If you’re interested in Eurorack but are intimidated by the cost, yet want to try working with authentic recreations of the real thing in your DAW, Softube Modular is a great place to start. It may be anathema to the hardcore, but having presets to hold your hand as you learn patching can be a life saver. And if you do take the plunge, Modular can interface with your hardware system as well.
Reason Studios Complex-1
It should come as a surprise to no one that Reason has a modular synthesizer. Reason Studios (formerly Propellerhead) were pioneers of virtual cabling. Reason V1.0, released way back in 2000, allowed users to freely attach patch cables around the back of the virtual studio “rack.” This has continued with Complex-1, an extremely flexible modular instrument that sounds absolutely incredible.
For those not familiar with the history of modular synths, Bob Moog and Don Buchla individually developed modular environments in the late 1960s. Moog’s, created on the East Coast of the United States, was made with traditional musicianship in mind, while Buchla’s West Coast synthesis favored experimentation. Both styles are represented in Complex-1, which features West Coast-style complex oscillators and low pass gates alongside a traditional filter and oscillator. Accompanying these are a waveshaper, noise generator, comb delay, and the usual clocks and multis. As with Reason on a whole, patch cables can be rendered invisible for easier knob tweaking.
If you’re a Reason user and you’ve been pining to try your hand at modular, Complex-1 is a wonderful-sounding way to get started. It’s complex (as the name suggests) yet its compact size keeps things from becoming overwhelming. And it really does sound gorgeous—so much so that users of Ableton or Logic might want to think about getting Reason and using Complex-1 as a plugin.
Air Music Technology Loom II
So far, the modular-style software we’ve looked at has been of the traditional patch cable variety but this is not the only way that we can think about modular. Air Music Technology’s Loom II plugin is also a modular synthesizer, yet not one that is immediately recognizable as such.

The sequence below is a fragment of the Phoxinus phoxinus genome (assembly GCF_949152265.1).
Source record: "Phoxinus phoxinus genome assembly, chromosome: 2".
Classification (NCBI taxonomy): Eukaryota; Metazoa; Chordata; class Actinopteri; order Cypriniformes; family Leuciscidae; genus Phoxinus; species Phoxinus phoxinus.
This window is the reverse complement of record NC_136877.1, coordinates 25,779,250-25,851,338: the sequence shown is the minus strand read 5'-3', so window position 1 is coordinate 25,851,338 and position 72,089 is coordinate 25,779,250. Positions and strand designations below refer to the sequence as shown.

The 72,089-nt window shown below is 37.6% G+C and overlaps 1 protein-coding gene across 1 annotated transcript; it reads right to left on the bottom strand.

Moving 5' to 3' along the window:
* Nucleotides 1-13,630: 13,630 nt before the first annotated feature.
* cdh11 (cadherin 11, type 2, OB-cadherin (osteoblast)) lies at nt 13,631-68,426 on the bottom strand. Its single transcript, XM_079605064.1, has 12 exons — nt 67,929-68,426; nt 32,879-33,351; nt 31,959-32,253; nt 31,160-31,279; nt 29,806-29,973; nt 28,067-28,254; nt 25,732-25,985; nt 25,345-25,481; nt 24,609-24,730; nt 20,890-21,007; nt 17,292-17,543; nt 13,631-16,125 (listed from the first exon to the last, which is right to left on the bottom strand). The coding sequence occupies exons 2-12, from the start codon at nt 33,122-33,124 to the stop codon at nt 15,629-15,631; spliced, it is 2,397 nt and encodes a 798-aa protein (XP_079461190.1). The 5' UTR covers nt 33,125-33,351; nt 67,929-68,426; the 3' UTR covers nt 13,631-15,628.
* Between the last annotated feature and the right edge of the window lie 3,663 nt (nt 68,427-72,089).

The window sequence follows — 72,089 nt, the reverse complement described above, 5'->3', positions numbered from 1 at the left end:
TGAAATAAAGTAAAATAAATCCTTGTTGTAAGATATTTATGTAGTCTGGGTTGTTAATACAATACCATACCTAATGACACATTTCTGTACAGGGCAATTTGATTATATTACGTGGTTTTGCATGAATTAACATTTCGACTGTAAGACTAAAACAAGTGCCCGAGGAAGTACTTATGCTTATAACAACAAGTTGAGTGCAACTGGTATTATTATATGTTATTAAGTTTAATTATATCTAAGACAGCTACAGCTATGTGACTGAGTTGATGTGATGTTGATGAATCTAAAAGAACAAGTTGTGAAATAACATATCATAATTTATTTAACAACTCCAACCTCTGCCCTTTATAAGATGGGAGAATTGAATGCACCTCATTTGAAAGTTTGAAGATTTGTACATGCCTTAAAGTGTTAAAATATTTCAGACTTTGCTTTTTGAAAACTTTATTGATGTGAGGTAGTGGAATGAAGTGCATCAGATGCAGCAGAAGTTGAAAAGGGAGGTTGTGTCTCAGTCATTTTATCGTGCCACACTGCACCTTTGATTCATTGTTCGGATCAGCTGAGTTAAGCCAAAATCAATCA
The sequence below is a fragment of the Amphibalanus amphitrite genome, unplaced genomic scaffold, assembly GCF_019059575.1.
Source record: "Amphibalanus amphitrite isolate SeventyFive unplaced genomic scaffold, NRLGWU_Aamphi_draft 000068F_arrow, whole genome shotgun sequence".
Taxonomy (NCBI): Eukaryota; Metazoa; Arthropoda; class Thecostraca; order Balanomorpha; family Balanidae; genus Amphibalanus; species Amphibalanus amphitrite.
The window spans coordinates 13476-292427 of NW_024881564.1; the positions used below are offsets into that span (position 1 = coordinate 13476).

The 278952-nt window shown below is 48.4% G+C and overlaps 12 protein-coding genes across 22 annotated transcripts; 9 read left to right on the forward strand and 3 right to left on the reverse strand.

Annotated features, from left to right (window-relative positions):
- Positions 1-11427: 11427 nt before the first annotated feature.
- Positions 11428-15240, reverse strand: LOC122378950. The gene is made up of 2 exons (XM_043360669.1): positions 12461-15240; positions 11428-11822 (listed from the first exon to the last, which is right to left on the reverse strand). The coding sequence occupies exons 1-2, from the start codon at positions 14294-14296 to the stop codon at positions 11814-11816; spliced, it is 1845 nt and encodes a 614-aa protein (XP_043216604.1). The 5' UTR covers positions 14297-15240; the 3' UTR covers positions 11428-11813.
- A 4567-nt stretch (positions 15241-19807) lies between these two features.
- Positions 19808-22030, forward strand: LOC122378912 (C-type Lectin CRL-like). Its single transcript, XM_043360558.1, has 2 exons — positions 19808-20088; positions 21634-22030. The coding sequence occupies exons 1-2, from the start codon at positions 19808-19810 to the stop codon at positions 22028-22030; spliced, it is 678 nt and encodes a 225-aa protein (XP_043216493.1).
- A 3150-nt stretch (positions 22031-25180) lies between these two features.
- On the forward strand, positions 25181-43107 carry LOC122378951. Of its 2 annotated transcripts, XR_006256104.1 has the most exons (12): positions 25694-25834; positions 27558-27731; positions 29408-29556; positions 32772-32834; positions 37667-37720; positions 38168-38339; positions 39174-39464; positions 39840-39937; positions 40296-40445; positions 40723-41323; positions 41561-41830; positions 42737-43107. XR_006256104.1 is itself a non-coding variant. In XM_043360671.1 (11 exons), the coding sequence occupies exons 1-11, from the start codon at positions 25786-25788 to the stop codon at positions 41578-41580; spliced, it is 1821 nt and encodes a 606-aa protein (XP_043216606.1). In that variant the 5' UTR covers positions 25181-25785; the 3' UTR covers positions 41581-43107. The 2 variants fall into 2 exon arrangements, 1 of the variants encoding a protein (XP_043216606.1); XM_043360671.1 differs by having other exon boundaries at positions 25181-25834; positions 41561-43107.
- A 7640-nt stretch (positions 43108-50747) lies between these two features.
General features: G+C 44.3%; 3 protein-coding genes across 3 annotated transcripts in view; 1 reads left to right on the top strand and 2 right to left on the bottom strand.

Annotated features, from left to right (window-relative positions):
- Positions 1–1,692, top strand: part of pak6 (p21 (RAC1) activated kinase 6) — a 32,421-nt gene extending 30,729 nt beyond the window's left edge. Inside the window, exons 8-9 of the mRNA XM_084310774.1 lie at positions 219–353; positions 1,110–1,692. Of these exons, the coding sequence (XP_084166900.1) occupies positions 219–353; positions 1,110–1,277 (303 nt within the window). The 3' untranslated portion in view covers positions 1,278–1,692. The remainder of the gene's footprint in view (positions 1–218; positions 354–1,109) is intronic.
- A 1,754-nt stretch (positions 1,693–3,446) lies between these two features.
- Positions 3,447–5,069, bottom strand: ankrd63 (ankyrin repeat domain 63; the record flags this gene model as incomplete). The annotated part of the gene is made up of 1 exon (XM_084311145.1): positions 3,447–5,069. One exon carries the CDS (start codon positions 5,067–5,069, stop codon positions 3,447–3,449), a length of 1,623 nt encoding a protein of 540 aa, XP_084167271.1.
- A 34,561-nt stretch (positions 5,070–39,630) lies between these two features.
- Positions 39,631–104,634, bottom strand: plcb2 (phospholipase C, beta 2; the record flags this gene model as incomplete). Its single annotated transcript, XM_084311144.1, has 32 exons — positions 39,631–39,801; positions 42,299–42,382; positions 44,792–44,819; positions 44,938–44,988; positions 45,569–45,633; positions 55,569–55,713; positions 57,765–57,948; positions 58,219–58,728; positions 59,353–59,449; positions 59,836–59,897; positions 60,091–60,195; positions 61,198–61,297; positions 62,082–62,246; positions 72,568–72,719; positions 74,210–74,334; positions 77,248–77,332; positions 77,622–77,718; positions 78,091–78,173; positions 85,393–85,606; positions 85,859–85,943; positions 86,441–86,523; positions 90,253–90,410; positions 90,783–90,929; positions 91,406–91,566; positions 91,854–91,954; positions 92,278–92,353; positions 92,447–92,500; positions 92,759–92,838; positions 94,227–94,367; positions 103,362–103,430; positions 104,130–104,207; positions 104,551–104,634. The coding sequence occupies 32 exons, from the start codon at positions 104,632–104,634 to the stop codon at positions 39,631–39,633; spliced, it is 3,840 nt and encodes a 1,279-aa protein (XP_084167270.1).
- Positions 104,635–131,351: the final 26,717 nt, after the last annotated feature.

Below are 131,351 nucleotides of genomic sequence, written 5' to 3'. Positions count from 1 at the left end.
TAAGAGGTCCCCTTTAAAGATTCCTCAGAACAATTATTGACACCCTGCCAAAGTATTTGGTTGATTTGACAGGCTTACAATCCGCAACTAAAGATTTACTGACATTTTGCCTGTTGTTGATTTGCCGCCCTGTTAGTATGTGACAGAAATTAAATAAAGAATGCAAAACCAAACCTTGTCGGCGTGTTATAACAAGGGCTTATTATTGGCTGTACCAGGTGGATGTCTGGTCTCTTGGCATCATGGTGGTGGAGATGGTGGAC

Loom II is an additive synthesizer, meaning that sound creation is handled by (you guessed it) adding harmonic partials rather than subtracting them, as with a traditional analogue synthesizer. Organs use a primitive kind of analogue additive synthesis. Loom II, which is digital, is anything but primitive, using up to 512 harmonic partials per patch. This allows you to create pretty much any sound you can imagine, from bass to pads, but it excels in evolving textures and atmospheres.
So how is it “modular”? Sound design is handled in a modular way, with up to 10 spaces available to hold one of 34 editable “modules.” These are for everything from sound generation, filtering, effects, and more. Modulation is a key component to Loom II so there are lots of ways to get sound moving as well. Although this is a complicated instrument using a type of synthesis that not many are familiar with, it’s intuitive to use and extremely rewarding. And it sounds just gorgeous.
Madrona Labs Kaivo
One of the knock-on effects of the popularity of Eurorack modular in recent years is a healthy interest in less common kinds of synthesis. Wavetable, additive, and of course West Coast synthesis have all gotten boosts in popularity thanks to the “anything goes” spirit of modular experimentation. Another type of synthesis that has recently gotten some press is physical modeling, a somewhat esoteric form that aims to emulate the physical properties of acoustic instruments.